The keys have built-in backlighting, with glowing lettering on each key. The keycaps are made with a two layer process called double-shot moulding, which uses translucent plastic for the lettering, but opaque black plastic for the rest of the cap. As a result, the lettering won't wear off, and it lets the backlight glow through each letter. Moreover, the backlighting is adjustable, letting you cycle through three brightness levels to find the right lighting for your circumstances.
The mere presence of mechanical key switches means that the keyboard offers a level of comfort and travel with each keystroke that Apple's Magic Keyboard can't match. The Gateron Blue switches have a delightfully clicky feel and clacking keystrokes. It emulates the feel and sound of a typewriter, and for some folks, that's reason enough to buy it.
When I tested the keyboard on TypingTest.com,my typing speed was reduced significantly, dropping from around 80 words per minute to an abysmal 48 wpm, with numerous errors. The longer I used the keyboard, the more I found myself noticing weird problems that arose from the distinctive design.
With the identical round keys tightly packed into a honeycomb design, it's maddeningly easy to hit adjacent keys while typing. The round key caps make almost every key -- even the modifier keys, such as Caps Lock -- identical in look and feel. The few distinctions aren't particularly helpful, such as a convex Esc key and a red Delete key.
The Enter key and the left Shift key try to keep the rounded-key design while still offering a traditional elongated shape, but the resulting figure-eight shape of two round keys joined together makes the key difficult to press. The right Shift key isn't elongated at all, and it's tucked into the corner with the arrow keys, which have offset up- and down-arrow keys. The whole typing experience winds up being more frustrating than useful.
The company claims that the battery will last for up to 15 months on a single charge. However, we haven't had the keyboard long enough to test that claim. Note that the 15-month claim applies only to functional use of Bluetooth, with the backlight off. Any of the keyboard's three levels of brightness will drop the battery life considerably.
At the lowest brightness setting (40 percent brightness), the time drops to 1,584 hours of use, which works out to 66 days. At 70% brightness that drops to 42 days, and full brightness drops it to 30. One month of continuous use between charging isn't bad at all for a Bluetooth keyboard, but it's more than a year less than the 15 months that's touted most.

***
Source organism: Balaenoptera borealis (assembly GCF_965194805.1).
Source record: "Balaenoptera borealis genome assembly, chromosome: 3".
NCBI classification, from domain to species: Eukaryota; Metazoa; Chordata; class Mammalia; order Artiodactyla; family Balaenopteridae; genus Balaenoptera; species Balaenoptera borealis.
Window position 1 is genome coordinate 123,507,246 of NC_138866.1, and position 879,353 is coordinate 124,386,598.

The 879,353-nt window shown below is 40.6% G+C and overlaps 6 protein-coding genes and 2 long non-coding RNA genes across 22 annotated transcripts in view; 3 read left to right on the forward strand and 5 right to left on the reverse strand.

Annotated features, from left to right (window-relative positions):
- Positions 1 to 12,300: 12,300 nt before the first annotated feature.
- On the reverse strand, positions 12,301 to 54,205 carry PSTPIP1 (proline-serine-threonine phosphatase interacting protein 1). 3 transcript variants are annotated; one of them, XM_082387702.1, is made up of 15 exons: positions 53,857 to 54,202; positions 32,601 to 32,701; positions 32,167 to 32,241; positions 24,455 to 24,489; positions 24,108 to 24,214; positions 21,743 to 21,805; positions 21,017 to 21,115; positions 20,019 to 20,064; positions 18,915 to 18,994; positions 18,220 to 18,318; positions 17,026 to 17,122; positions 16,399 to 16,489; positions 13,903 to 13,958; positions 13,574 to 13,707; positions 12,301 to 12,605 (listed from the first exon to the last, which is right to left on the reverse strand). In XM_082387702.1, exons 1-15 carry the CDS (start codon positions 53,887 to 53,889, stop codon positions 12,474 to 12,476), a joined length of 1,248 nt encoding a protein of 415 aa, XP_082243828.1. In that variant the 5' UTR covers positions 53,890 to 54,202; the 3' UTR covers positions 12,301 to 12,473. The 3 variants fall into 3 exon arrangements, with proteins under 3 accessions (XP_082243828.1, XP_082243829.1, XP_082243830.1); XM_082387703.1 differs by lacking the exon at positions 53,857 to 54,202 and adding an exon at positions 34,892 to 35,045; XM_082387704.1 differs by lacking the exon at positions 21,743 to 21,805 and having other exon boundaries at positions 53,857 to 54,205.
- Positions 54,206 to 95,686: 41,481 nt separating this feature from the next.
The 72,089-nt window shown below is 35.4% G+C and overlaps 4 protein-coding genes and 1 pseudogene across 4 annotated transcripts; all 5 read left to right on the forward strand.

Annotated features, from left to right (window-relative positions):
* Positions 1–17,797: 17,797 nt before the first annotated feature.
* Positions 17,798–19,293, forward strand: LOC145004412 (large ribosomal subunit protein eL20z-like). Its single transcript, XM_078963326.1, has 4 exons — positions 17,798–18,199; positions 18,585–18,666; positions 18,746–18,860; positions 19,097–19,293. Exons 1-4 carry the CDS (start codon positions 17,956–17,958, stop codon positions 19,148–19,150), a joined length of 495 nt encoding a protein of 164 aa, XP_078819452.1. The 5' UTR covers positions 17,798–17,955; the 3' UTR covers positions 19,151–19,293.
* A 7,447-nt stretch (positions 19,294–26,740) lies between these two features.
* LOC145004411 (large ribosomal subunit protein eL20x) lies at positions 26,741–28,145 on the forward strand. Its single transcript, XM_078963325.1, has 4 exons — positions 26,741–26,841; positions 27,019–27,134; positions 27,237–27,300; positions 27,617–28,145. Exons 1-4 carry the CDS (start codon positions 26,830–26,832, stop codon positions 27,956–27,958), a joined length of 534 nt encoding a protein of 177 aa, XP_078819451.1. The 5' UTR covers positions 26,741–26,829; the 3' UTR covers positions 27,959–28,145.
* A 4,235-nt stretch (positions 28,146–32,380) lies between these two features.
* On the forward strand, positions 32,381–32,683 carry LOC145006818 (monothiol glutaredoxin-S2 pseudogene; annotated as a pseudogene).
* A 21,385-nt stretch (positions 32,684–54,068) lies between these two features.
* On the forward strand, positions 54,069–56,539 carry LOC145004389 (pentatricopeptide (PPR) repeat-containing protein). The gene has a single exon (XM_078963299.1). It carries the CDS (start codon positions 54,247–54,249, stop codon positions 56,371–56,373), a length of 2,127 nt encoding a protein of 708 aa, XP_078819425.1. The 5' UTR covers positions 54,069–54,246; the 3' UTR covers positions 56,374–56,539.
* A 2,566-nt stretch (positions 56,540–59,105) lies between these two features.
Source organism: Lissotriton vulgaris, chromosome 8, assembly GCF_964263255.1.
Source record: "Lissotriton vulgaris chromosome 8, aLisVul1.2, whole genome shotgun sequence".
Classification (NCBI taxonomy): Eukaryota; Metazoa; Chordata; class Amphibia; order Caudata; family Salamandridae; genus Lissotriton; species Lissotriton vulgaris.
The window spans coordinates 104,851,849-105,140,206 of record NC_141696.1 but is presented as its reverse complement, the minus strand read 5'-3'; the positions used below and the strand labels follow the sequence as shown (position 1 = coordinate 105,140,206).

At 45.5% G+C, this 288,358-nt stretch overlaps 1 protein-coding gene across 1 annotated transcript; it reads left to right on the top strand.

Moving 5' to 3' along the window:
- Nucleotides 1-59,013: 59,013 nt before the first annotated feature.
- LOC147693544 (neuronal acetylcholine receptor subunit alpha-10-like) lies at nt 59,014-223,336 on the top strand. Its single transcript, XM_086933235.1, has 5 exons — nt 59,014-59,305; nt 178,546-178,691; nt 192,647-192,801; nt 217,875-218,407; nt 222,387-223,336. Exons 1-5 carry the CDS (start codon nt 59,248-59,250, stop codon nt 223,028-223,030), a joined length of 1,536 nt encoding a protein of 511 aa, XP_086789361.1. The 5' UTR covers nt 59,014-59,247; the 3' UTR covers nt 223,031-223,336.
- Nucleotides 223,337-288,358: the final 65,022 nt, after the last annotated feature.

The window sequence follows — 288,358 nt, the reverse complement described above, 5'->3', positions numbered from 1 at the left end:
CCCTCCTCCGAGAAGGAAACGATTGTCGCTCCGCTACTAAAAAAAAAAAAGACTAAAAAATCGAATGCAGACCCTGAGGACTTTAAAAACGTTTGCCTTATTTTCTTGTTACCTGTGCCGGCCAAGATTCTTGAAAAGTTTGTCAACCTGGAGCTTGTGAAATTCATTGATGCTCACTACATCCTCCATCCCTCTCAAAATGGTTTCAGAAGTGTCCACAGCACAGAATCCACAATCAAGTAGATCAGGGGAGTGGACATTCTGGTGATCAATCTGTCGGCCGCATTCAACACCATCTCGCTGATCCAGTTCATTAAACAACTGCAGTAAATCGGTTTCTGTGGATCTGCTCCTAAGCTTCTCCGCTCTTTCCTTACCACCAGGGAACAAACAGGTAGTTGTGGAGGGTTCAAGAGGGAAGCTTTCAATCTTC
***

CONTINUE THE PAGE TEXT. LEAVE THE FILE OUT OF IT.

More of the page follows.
Using the keyboard in wired mode with the accompanying USB-to-micro-USB cable will recharge the battery or will just let you use it indefinitely as a wired peripheral.
Although the Lofree DOT will draw appreciative eyes and jealous fingers, this is one typewriter mimic to pass on. The look of the keyboard is fantastic, but the actual functionality isn't very good. If you're likely to use your keyboard for anything beyond pecking out a tweet or a Facebook update, you'll want a better typing experience. The good news is that there are several great mechanical keyboards on the market that offer the clicky keys and rat-a-tat sound of an old Selectric. For example, if you don't need Bluetooth connectivity, check out the Das Keyboard 4 Ultimate or the Unicomp Ultra Classic, two well regarded mechanical keyboards.
The bad news is that there aren't any good mechanical keyboards that also offer Bluetooth. The Lofree DOT could have been the product to fill that niche, but its nostalgia-drenched design gets in the way.
Image Credit: Jeremy Lips/Laptop Mag
- Amazon Kindle Keyboard 3G: Full Review
- Brydge 12.3 Keyboard Review: Full Review
- Logitech Keyboard Folio for iPad: Full Review
|Accessories Type||Laptop Accessories|
|Accessories Type||Bluetooth Device|
|Battery Type/Life||4,000mAh Li-ion Rechargeable Battery|
|Size||296.6 x 144.5 x 30.6mm|